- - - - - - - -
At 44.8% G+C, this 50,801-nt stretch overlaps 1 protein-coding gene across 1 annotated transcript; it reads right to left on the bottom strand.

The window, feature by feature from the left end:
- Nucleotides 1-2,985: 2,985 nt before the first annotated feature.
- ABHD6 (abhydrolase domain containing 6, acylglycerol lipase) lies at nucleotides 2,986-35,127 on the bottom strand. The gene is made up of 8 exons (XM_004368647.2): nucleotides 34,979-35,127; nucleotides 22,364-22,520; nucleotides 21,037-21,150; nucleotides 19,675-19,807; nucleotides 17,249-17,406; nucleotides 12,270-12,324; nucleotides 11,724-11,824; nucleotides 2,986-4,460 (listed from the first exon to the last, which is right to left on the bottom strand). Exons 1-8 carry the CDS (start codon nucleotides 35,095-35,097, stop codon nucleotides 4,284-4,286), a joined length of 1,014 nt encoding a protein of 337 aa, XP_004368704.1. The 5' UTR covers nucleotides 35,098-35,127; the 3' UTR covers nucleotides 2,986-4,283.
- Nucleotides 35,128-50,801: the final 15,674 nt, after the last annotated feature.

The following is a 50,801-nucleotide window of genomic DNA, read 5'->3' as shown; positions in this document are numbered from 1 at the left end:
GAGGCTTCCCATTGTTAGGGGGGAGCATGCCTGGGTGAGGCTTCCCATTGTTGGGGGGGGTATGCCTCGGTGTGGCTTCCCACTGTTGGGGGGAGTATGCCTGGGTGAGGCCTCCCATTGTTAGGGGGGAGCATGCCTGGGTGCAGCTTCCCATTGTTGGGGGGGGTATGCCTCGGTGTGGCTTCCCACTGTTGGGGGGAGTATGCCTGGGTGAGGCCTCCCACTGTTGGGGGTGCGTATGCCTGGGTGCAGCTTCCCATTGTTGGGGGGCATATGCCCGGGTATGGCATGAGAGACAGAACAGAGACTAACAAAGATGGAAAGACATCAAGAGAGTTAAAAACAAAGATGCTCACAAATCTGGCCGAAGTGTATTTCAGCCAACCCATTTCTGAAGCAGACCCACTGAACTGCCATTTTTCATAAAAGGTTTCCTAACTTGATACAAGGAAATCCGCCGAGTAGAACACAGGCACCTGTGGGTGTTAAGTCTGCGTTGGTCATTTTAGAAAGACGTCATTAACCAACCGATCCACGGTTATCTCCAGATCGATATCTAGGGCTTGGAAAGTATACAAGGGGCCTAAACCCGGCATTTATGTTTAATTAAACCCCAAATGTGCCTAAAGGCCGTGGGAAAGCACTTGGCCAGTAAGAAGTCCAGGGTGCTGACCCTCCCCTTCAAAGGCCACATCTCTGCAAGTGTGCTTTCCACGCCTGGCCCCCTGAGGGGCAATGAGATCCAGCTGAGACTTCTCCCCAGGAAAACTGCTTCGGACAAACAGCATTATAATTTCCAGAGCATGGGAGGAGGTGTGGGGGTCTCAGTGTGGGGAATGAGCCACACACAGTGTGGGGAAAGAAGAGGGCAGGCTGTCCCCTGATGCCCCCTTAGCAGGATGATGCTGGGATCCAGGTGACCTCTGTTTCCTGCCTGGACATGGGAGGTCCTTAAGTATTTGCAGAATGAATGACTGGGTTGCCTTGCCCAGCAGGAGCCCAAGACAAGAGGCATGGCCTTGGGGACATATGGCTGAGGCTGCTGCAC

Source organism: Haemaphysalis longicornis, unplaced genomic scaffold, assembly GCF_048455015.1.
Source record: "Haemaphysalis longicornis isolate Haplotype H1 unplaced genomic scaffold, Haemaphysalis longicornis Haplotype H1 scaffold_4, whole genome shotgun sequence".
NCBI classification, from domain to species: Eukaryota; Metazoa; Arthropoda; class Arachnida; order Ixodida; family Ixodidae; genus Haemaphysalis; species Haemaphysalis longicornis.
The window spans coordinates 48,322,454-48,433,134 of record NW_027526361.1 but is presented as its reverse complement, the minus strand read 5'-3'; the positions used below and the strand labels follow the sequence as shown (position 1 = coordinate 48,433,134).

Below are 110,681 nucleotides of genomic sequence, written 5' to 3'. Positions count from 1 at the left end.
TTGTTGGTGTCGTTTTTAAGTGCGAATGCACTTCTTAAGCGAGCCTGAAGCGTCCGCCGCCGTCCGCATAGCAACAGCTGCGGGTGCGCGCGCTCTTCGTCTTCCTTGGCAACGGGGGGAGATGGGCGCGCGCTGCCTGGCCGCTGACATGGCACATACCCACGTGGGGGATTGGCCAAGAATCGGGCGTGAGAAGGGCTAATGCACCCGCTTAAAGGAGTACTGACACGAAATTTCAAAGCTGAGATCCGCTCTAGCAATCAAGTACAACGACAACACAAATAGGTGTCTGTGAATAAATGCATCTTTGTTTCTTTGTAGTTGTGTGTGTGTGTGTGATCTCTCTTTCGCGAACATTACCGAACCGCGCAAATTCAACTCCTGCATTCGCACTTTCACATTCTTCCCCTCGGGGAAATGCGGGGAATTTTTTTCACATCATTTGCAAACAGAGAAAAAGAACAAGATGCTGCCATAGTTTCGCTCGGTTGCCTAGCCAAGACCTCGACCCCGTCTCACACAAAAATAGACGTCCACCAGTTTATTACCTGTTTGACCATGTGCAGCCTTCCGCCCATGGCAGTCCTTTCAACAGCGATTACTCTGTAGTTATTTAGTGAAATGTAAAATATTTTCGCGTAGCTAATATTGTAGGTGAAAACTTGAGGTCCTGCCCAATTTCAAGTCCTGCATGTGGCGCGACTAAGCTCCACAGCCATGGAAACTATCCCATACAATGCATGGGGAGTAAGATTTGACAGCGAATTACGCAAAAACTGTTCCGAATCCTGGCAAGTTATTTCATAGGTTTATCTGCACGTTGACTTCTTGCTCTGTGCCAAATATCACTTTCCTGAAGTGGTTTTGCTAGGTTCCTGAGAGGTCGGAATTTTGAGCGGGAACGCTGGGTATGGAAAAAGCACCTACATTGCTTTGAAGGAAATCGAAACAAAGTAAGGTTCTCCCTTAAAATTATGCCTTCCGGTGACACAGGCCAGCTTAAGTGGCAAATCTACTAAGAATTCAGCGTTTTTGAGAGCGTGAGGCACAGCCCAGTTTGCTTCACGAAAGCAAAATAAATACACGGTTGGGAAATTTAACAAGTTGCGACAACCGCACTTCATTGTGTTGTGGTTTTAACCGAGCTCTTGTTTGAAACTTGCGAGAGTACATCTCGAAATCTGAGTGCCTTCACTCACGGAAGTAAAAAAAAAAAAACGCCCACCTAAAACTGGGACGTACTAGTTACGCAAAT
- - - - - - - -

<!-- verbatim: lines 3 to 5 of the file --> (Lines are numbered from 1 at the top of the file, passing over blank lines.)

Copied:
- Nucleotides 1-2,985: 2,985 nt before the first annotated feature.
- ABHD6 (abhydrolase domain containing 6, acylglycerol lipase) lies at nucleotides 2,986-35,127 on the bottom strand. The gene is made up of 8 exons (XM_004368647.2): nucleotides 34,979-35,127; nucleotides 22,364-22,520; nucleotides 21,037-21,150; nucleotides 19,675-19,807; nucleotides 17,249-17,406; nucleotides 12,270-12,324; nucleotides 11,724-11,824; nucleotides 2,986-4,460 (listed from the first exon to the last, which is right to left on the bottom strand). Exons 1-8 carry the CDS (start codon nucleotides 35,095-35,097, stop codon nucleotides 4,284-4,286), a joined length of 1,014 nt encoding a protein of 337 aa, XP_004368704.1. The 5' UTR covers nucleotides 35,098-35,127; the 3' UTR covers nucleotides 2,986-4,283.
- Nucleotides 35,128-50,801: the final 15,674 nt, after the last annotated feature.